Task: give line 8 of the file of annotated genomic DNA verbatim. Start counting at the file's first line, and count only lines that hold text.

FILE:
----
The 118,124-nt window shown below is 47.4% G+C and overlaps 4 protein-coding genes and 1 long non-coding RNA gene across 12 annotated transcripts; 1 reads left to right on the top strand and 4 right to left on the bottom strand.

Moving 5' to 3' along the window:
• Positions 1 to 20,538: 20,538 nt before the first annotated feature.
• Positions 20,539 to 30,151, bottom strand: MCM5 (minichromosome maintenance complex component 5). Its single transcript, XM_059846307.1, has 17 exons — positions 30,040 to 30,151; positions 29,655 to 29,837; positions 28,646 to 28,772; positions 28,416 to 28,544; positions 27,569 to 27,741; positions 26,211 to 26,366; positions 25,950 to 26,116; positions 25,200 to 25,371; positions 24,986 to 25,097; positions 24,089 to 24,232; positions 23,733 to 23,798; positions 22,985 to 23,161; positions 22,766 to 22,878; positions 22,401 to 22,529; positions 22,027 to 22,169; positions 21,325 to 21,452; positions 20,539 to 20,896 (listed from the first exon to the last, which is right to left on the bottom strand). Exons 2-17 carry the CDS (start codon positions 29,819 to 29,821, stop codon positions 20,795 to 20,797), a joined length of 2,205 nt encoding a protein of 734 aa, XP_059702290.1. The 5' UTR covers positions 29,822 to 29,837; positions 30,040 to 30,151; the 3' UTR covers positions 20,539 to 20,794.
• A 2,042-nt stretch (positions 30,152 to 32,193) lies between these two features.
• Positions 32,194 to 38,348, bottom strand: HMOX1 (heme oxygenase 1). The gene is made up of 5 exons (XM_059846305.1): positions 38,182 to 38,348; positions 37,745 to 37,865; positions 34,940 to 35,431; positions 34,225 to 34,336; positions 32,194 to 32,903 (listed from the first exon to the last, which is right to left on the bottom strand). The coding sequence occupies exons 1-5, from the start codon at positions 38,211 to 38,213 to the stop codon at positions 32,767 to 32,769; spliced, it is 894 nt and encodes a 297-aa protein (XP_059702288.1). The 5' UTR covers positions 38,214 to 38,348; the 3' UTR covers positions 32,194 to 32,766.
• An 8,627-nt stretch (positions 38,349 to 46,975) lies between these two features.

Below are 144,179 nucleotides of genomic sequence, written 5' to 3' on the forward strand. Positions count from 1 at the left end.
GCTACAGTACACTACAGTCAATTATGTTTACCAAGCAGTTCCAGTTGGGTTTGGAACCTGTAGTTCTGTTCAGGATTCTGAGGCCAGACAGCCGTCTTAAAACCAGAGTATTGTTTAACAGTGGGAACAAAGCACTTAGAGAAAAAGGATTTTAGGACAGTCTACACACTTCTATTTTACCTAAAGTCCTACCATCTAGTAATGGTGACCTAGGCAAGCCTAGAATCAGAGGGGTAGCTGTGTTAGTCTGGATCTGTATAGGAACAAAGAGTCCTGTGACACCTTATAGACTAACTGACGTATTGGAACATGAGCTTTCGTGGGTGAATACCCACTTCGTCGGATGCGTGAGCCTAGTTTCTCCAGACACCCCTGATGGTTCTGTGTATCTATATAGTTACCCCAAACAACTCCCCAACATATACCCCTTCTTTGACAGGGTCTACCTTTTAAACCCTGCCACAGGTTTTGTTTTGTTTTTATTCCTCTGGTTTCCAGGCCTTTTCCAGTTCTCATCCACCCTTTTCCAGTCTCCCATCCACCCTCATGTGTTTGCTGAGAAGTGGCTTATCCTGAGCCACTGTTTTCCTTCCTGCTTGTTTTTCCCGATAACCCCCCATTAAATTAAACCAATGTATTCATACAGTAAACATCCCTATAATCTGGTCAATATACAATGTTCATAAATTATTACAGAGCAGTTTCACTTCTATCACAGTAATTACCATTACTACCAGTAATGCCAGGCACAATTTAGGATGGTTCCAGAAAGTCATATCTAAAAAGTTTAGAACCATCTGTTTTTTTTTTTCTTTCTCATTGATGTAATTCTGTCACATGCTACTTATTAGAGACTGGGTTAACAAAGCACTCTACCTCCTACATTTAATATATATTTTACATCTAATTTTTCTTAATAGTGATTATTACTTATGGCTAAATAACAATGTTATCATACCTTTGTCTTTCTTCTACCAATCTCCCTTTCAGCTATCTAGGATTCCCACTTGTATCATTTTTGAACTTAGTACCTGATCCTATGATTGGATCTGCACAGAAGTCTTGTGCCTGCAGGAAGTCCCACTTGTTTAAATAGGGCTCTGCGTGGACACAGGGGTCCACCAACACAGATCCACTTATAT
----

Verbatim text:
Below are 144,179 nucleotides of genomic sequence, written 5' to 3' on the forward strand. Positions count from 1 at the left end.